19:23 GMT05 March 2021
Listen Live
    Get short URL

    Apple this week unveiled the iPhone X, a US$999 gadget that will allow users to unlock it using facial recognition technology. An expert told Sputnik how vulnerable the technology is to hacking.

    Commenting on the launch of the new iPhone X, an expert in information security warned of hacking dangers, telling Sputnik "nothing is foolproof" when it comes to technology. 

    Choong-Fook Fong, CEO of LGMS, a professional information security service firm, said there had always been concerns about the use of facial recognition technology in consumer products.

    One of the concerns is "transferring how we look into unique data" when using facial recognition.

    "How are we going to protect that unique data? It can be obtained by the criminals and people can impersonate you by obtaining that data," explained Mr. Fong, who specializes in computer crime investigation, penetration testing and information security compliance.

    "Nothing is foolproof. There are so many ways to bypass or hack facial recognition. People will be using photographs of the real person or do make up."

    Apple CEO Tim Cook announces the new iPhone X at the Steve Jobs Theater on the new Apple campus, Tuesday, Sept. 12, 2017, in Cupertino, California.
    © AP Photo / Marcio Jose Sanchez
    Apple CEO Tim Cook announces the new iPhone X at the Steve Jobs Theater on the new Apple campus, Tuesday, Sept. 12, 2017, in Cupertino, California.

    He said he hoped the designers would make it more secure by building in an ability to spot faces which have been "machine learned."

    "One of the biggest concerns is whether facial recognition data is going to be shared with the phone manufacturer or stored locally on the phone? If it is stored locally on the phone what kind of protection is the manufacturer putting in place to protect that data? But if that data is sent back to the manufacturer we have much greater concerns. There are way too many possibilities the manufacturer can use that data for," Mr. Fong told Sputnik.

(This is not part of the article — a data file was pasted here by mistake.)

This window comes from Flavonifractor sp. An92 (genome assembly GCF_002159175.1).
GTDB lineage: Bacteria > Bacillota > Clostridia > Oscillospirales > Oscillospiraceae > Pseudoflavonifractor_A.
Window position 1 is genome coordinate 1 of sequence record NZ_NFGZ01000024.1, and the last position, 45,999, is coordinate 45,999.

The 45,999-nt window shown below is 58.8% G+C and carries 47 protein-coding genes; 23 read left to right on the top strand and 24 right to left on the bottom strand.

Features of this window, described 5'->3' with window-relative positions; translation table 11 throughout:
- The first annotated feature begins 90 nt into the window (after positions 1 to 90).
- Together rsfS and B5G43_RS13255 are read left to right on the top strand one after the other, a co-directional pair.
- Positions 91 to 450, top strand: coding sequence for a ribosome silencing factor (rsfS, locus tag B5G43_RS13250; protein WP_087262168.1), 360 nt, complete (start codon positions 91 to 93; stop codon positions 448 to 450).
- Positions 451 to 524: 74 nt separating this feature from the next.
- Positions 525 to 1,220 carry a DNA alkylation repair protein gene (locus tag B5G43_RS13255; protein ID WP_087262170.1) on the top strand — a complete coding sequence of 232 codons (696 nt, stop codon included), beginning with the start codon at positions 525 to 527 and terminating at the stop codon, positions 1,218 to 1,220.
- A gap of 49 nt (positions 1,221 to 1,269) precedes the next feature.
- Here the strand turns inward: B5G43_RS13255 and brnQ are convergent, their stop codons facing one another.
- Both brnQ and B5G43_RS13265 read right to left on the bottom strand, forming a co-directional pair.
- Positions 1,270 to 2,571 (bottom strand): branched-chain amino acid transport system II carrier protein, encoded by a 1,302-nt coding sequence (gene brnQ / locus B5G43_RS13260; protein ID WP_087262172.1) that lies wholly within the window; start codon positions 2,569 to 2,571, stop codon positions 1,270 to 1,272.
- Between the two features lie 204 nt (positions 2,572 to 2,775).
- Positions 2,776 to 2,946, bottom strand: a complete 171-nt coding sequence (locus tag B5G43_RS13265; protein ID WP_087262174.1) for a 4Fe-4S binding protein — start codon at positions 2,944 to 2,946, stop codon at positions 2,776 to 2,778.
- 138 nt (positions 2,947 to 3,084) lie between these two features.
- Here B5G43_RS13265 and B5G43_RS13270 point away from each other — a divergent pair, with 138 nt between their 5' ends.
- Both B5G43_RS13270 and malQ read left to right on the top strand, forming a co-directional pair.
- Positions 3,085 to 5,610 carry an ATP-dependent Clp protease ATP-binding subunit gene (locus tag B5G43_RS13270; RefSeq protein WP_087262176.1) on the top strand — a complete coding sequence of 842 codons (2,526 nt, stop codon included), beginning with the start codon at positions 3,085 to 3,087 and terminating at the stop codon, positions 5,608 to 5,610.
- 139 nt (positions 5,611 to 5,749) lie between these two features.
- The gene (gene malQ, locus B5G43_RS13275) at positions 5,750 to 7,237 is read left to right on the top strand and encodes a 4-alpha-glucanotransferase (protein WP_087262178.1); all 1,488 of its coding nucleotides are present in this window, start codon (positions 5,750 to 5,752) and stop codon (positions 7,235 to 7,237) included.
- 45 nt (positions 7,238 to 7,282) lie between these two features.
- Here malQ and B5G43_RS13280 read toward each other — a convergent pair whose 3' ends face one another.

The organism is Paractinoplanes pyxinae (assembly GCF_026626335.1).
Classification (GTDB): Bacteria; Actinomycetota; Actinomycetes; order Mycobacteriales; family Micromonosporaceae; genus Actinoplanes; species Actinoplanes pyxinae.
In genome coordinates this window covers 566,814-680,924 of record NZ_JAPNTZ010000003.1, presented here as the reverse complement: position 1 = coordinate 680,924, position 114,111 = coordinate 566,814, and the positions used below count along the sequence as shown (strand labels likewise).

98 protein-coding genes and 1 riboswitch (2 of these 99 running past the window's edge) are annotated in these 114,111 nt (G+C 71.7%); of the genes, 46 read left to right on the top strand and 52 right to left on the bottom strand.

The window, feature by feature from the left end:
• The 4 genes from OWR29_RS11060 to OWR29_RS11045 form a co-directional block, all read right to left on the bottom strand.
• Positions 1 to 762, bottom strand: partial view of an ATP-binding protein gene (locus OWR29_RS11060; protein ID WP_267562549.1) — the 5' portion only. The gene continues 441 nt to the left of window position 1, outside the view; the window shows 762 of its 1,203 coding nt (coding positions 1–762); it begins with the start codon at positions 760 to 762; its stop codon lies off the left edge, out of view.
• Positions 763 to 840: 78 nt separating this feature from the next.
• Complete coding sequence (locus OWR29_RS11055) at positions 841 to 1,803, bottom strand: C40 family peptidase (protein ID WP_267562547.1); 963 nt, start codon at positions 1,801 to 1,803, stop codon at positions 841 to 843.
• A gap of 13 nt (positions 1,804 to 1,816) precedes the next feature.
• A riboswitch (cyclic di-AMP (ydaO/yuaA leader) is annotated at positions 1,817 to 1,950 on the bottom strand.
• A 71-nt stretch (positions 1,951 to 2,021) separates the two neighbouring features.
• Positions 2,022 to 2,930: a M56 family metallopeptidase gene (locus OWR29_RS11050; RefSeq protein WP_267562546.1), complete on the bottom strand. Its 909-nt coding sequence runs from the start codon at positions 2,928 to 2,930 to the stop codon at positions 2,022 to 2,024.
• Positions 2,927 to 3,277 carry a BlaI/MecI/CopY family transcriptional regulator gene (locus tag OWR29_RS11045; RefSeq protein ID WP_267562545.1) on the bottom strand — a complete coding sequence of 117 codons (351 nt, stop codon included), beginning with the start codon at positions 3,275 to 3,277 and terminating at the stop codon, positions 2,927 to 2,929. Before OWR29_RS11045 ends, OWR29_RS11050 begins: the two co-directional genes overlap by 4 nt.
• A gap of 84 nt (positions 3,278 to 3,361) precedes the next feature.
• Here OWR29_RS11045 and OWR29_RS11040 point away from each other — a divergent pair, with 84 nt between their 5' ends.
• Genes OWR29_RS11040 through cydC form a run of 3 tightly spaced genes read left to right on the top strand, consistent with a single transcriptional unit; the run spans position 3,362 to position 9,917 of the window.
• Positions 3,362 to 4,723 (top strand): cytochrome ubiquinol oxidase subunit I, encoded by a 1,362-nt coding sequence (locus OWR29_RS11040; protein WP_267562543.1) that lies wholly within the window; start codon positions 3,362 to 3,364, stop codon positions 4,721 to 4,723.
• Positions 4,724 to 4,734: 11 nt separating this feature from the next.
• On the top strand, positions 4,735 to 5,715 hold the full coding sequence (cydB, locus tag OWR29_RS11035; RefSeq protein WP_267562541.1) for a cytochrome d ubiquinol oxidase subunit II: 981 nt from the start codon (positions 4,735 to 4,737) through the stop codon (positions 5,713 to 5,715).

He said facial recognition was spreading to other areas, such as home security and even to the hospitality industry.

    "In China a lot of restaurants are using facial recognition to identify customers. They are using them to predict the emotion of the customers. Facial recognition is a very good technology but privacy is a major concern," he told Sputnik.

    Mr. Fong said he understood law enforcement was already using facial recognition to identify criminals and terrorists.

    The iPhone X was described by Apple CEO Tim Cook as "the biggest leap forward since the original iPhone". But many social media users have mocked the facial recognition technology with memes showing images of girls with and without makeup or badly beaten up boxers and film stars.


    Best Reactions to Apple iPhone X Face ID Feature
    The Golden Apple: Thousand Dollar iPhone X Unveiled to the Public
    Smile, Get Fried Chicken: China KFC Lets You Pay With Facial-Recognition Tech
    Pictures of You: UK Gov't Goes Ahead With Shady $6Mln Facial Recognition Tech
    data, facial recognition, hacking, technology, privacy, iPhone X, Apple, Tim Cook, China, US, California
    Community standardsDiscussion